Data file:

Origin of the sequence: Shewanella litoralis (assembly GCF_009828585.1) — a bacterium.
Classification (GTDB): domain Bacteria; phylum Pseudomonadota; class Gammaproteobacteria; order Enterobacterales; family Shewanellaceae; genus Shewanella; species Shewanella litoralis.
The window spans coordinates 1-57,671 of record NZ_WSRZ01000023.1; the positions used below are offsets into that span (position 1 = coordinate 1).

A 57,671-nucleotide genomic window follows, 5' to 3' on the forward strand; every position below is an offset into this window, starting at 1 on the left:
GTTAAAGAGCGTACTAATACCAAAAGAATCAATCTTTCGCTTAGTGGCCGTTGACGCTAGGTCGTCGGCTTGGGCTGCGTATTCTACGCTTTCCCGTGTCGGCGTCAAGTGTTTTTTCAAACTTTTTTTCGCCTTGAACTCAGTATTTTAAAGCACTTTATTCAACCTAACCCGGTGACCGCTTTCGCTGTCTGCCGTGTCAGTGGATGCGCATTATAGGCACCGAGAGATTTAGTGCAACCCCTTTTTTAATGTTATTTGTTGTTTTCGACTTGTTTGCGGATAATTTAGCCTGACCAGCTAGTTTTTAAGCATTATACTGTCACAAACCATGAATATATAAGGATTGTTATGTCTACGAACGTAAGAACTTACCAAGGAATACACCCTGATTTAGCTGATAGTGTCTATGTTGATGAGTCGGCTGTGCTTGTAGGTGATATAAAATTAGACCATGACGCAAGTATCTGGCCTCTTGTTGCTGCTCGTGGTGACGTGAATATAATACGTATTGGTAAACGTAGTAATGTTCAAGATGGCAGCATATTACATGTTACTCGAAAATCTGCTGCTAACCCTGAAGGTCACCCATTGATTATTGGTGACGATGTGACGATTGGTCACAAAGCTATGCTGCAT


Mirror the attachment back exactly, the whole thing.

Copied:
Origin of the sequence: Shewanella litoralis (assembly GCF_009828585.1) — a bacterium.
Classification (GTDB): domain Bacteria; phylum Pseudomonadota; class Gammaproteobacteria; order Enterobacterales; family Shewanellaceae; genus Shewanella; species Shewanella litoralis.
The window spans coordinates 1-57,671 of record NZ_WSRZ01000023.1; the positions used below are offsets into that span (position 1 = coordinate 1).

A 57,671-nucleotide genomic window follows, 5' to 3' on the forward strand; every position below is an offset into this window, starting at 1 on the left:
GTTAAAGAGCGTACTAATACCAAAAGAATCAATCTTTCGCTTAGTGGCCGTTGACGCTAGGTCGTCGGCTTGGGCTGCGTATTCTACGCTTTCCCGTGTCGGCGTCAAGTGTTTTTTCAAACTTTTTTTCGCCTTGAACTCAGTATTTTAAAGCACTTTATTCAACCTAACCCGGTGACCGCTTTCGCTGTCTGCCGTGTCAGTGGATGCGCATTATAGGCACCGAGAGATTTAGTGCAACCCCTTTTTTAATGTTATTTGTTGTTTTCGACTTGTTTGCGGATAATTTAGCCTGACCAGCTAGTTTTTAAGCATTATACTGTCACAAACCATGAATATATAAGGATTGTTATGTCTACGAACGTAAGAACTTACCAAGGAATACACCCTGATTTAGCTGATAGTGTCTATGTTGATGAGTCGGCTGTGCTTGTAGGTGATATAAAATTAGACCATGACGCAAGTATCTGGCCTCTTGTTGCTGCTCGTGGTGACGTGAATATAATACGTATTGGTAAACGTAGTAATGTTCAAGATGGCAGCATATTACATGTTACTCGAAAATCTGCTGCTAACCCTGAAGGTCACCCATTGATTATTGGTGACGATGTGACGATTGGTCACAAAGCTATGCTGCAT